Scott said the police officers never called for back-up as if they were in a dangerous situation. He added Worthy brought no charges in other fatal shootings by police in Detroit, Taylor and Westland.

The prosecutor must investigate all police killings, but Scott said Worthy basically rubber-stamps police department determinations. He said his organization plans a demonstration outside her office.

Royall’s uncle Garland Royall said the prosecutor’s office did not contact the family.

In September, the family of 16-year-old Brandon Martell Moore, shot in the back by three-time killer Detroit Police Officer Eugene Williams during Thanksgiving weekend, received a letter from Gonzalez which was almost identical to the Royall letter, saying no charges would be brought.

Moore was shot outside the National Wholesale Liquidators’ (NWL) store at the Bel-Air Mall on Eight Mile near Van Dyke.

NWL of Bel-Air, Inc. has since said in lawsuit discovery documents that Williams was working part-time for them as a “greeter” and “loss/risk manager” to ensure faster police response time in the event of thefts.

NWL, however, denied responsibility for Moore’s death, saying that Williams shot him outside the store, as part of his duties as a police officer. Moore and a group of friends, including his brother John, 21, all unarmed, had gone to the store, which has a policy of not allowing anyone under 17 to shop unaccompanied by an adult.

When the group broke up inside the store, Williams and Elester Jones, an employee of Mahoning Security Co., Inc., told the group to leave. They did so, but when they got outside, they realized they had left one friend in the store, and one member of the group tried to return to get him. Williams allegedly engaged in a tussle with the group, then shot Moore in the back, and 14-year-old Johnathan Stanley in the hand, as they ran from him.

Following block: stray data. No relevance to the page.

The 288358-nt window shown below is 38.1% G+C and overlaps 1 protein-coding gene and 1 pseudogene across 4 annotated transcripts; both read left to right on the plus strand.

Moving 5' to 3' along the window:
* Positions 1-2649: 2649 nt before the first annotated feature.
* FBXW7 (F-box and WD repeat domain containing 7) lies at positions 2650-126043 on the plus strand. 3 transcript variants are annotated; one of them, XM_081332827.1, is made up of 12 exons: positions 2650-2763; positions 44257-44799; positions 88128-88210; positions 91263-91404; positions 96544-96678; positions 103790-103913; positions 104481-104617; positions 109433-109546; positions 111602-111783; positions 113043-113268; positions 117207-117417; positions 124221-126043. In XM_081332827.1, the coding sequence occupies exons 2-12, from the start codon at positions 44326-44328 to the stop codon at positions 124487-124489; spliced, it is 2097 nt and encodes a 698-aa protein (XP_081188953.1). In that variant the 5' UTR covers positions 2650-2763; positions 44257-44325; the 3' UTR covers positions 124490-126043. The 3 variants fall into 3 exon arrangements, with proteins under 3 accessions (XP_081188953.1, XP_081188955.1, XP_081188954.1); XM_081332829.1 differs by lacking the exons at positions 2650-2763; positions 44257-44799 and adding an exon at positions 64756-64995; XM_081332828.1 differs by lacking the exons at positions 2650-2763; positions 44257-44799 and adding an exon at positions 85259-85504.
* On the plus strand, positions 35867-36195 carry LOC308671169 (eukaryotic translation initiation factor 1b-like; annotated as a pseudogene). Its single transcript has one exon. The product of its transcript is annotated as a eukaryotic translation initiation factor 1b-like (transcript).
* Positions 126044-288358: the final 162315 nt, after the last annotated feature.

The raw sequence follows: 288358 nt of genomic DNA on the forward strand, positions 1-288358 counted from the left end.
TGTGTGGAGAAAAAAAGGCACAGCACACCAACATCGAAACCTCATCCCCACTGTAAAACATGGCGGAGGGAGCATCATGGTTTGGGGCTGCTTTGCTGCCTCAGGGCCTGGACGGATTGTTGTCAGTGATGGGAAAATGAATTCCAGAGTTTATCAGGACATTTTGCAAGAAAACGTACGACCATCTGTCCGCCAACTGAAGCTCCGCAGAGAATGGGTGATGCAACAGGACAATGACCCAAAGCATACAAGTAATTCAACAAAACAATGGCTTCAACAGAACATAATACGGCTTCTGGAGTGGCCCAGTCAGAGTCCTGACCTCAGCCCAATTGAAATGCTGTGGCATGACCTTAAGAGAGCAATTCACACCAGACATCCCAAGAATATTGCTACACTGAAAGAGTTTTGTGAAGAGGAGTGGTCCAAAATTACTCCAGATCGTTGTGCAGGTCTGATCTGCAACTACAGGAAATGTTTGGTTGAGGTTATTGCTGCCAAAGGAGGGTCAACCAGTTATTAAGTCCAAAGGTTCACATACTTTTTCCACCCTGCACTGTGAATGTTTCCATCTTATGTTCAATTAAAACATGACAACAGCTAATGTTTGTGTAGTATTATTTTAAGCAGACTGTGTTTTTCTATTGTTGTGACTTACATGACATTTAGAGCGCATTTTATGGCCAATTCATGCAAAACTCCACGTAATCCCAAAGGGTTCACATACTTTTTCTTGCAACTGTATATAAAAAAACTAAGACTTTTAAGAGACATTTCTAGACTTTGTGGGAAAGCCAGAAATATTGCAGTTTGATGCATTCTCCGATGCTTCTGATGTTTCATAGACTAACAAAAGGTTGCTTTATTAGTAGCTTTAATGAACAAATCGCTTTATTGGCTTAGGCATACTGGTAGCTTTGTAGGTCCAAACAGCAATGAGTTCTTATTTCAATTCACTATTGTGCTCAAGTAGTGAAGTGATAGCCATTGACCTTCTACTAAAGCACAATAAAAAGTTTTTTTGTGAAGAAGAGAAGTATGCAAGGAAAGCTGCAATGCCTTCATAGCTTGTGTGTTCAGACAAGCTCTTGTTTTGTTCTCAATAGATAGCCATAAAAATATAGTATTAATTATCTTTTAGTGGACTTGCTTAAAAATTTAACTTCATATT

The lawsuit filed in the case by Fieger’s firm is still in discovery proceedings.

“I just think Kym Worthy is full of crap myself,” said Artrell Harp, the father of 18-year-old Artrell Dickerson, killed by Detroit Police Officer Kata-Ante Taylor after the funeral of a friend outside Cantrell Funeral Home on Feb. 12 last year.

“She hasn’t prosecuted any cop for killing anyone since Nevers and Budzyn in the Malice Green case,” Harp explained. “It’s coming on a year now since my son’s death, and Fieger told me two weeks ago that he had to take the city to court to get the police reports released. As far what we are due, this was my only child. I’ll never have any grandchildren, and even a hundred million dollars can’t replace my son.”

Assistant Prosecutor Miller said regarding the Moore and Dickerson killings, “The investigations into the matters . . . were extremely thorough. We conducted our investigation independent from the police. . . In the case of Mr. Moore, we could not sustain our burden of proof beyond a reasonable doubt that the shooting was not done in lawful self-defense. In the case of Mr. Dickerson we could not sustain our burden of proof beyond a reasonable doubt that the shooting was [not] done in lawful self-defense and defense of others.”